Mark Zuckerberg Says “Sorry” As Meta Begins Slashing Over 11,000 Jobs

Meta Begins Slashing Jobs
Meta Begins Slashing Jobs

Meta Begins Slashing Jobs: Facebook’s CEO Mark Zuckerberg announced that the company will lay off more than 11,000 employees in its first major round of layoffs.

According to a statement released Wednesday, the reductions amount to about 13% of the workforce. Additionally, the company will extend its hiring freeze through the first quarter.

“I want to take responsibility for these decisions and how we arrived at this point,” Zuckerberg said. “I know this is difficult for everyone, and I am especially sorry for those who have been affected.”

The company said that while reductions will occur across the company, its recruiting team will be disproportionately affected and its business teams will be restructured “more substantially.” The company will also reduce its real estate footprint, review infrastructure expenditures, and transition some employees to desk sharing as part of its cost-cutting efforts.

After disappointing earnings and revenue declines for several quarters, Meta is taking steps to cut costs. In addition to the slowdown in the digital advertising market, an economy teetering on the brink of recession, and Zuckerberg’s multibillion-dollar investment in a speculative virtual-reality push known as the metaverse, this retrenchment is the most drastic since Facebook was founded in 2004.

Shares rose 3.5% in premarket trading on Wednesday.

Zuckerberg said he expected the surge in e-commerce and web traffic to continue in the future. Our revenue has been much lower than expected due to the macroeconomic downturn, increased competition, and loss of ad signals. I got that wrong.”

Zuckerberg warned employees earlier this year that Meta was reorganizing teams and cutting expenses. As a result of a hiring freeze implemented by Meta, which also owns Instagram and WhatsApp, Meta is expected to have fewer employees in 2023.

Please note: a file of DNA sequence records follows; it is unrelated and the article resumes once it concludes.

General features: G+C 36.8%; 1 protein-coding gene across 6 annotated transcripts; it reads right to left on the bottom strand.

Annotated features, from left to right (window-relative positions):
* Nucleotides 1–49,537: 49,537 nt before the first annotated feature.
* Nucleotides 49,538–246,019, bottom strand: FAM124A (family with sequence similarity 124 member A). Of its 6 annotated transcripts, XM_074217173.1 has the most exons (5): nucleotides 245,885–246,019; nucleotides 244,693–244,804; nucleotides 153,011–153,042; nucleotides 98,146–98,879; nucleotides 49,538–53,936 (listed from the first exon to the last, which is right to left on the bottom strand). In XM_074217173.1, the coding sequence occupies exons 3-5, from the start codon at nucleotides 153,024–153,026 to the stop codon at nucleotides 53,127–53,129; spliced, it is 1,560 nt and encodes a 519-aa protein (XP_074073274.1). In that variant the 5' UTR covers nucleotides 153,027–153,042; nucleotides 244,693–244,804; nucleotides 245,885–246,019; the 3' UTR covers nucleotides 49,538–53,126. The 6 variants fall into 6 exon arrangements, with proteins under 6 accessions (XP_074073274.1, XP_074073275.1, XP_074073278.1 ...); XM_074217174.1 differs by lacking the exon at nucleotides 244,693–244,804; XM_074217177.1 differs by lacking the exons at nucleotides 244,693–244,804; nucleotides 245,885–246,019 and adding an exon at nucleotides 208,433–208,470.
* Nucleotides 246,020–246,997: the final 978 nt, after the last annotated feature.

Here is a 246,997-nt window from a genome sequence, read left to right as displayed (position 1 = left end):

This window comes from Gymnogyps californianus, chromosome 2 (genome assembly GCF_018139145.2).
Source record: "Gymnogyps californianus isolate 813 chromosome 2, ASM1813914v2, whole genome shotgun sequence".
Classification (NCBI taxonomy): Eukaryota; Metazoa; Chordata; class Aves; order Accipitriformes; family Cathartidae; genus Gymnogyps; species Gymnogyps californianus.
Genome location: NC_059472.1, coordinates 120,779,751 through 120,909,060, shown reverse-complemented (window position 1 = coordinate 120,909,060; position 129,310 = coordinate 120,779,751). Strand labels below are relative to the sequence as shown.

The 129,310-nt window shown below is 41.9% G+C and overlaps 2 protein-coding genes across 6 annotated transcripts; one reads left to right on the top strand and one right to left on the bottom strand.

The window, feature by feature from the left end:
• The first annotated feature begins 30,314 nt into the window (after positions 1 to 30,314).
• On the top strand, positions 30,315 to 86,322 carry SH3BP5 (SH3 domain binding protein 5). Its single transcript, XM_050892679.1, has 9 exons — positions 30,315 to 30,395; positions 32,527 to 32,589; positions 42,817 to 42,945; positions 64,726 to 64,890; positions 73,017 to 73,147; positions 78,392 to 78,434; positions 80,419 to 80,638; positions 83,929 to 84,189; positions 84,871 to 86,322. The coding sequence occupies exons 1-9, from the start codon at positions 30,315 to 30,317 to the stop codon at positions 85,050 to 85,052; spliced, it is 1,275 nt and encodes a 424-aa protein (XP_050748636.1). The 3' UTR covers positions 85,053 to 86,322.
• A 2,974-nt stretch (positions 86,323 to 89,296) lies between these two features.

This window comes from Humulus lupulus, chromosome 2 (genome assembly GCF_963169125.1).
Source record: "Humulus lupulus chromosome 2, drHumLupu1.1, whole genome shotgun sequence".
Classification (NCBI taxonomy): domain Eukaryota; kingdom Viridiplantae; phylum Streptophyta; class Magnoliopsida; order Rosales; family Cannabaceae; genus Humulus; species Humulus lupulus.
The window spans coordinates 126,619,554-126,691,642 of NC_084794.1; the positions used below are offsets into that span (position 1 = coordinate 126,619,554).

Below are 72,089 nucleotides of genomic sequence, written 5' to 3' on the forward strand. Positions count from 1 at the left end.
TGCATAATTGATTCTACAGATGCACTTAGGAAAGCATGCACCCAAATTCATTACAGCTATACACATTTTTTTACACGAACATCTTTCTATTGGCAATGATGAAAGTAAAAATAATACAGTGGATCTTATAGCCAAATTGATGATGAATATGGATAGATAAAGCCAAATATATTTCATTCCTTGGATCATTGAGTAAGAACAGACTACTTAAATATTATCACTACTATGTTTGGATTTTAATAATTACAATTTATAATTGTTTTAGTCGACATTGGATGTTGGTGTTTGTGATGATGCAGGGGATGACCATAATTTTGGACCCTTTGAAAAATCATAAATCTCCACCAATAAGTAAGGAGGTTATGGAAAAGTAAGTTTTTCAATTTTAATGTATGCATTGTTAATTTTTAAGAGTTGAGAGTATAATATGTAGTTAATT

Zuckerberg said during a Q&A session in September that “this is a different mode than we’re used to.” For the first 18 years of our company, our revenue grew rapidly nearly every year, but more recently it has been flat to slightly down for the first time in a long time. We need to adjust.”

As Zuckerberg pours billions into his vision for the next big computing platform after mobile phones: the metaverse, a collection of digital worlds accessible through virtual and augmented reality, he is asking investors for patience. Hardware and research investments may not pay off for many years to come.

As a result, Facebook’s flagship social network is experiencing stagnant growth. Using a more interest-based algorithm and short-form videos called Reels, Instagram is experimenting with ways to accelerate this growth.

As a result of this strategy, Meta’s advertising business isn’t as established as Reels, costing potential revenue until the ads begin to succeed. With fewer people, Zuckerberg must carry out his major corporate transitions.

Meta’s reductions follow those at many other major technology companies. Apple Inc., Inc., and Alphabet Inc. have all slowed or paused hiring, according to Salesforce Inc.

The parent company of rival app Snapchat, Snap Inc., announced in August that it would cut 20% of its staff.

As a result of its sale to billionaire Elon Musk last week, Twitter Inc. cut approximately 50% of its workforce. Employees were suddenly cut off from Slack or email when they found out they had lost their jobs as a result of those layoffs. The moves were necessary to stem losses at the social network, Musk said. Later, he asked some fired workers to return.

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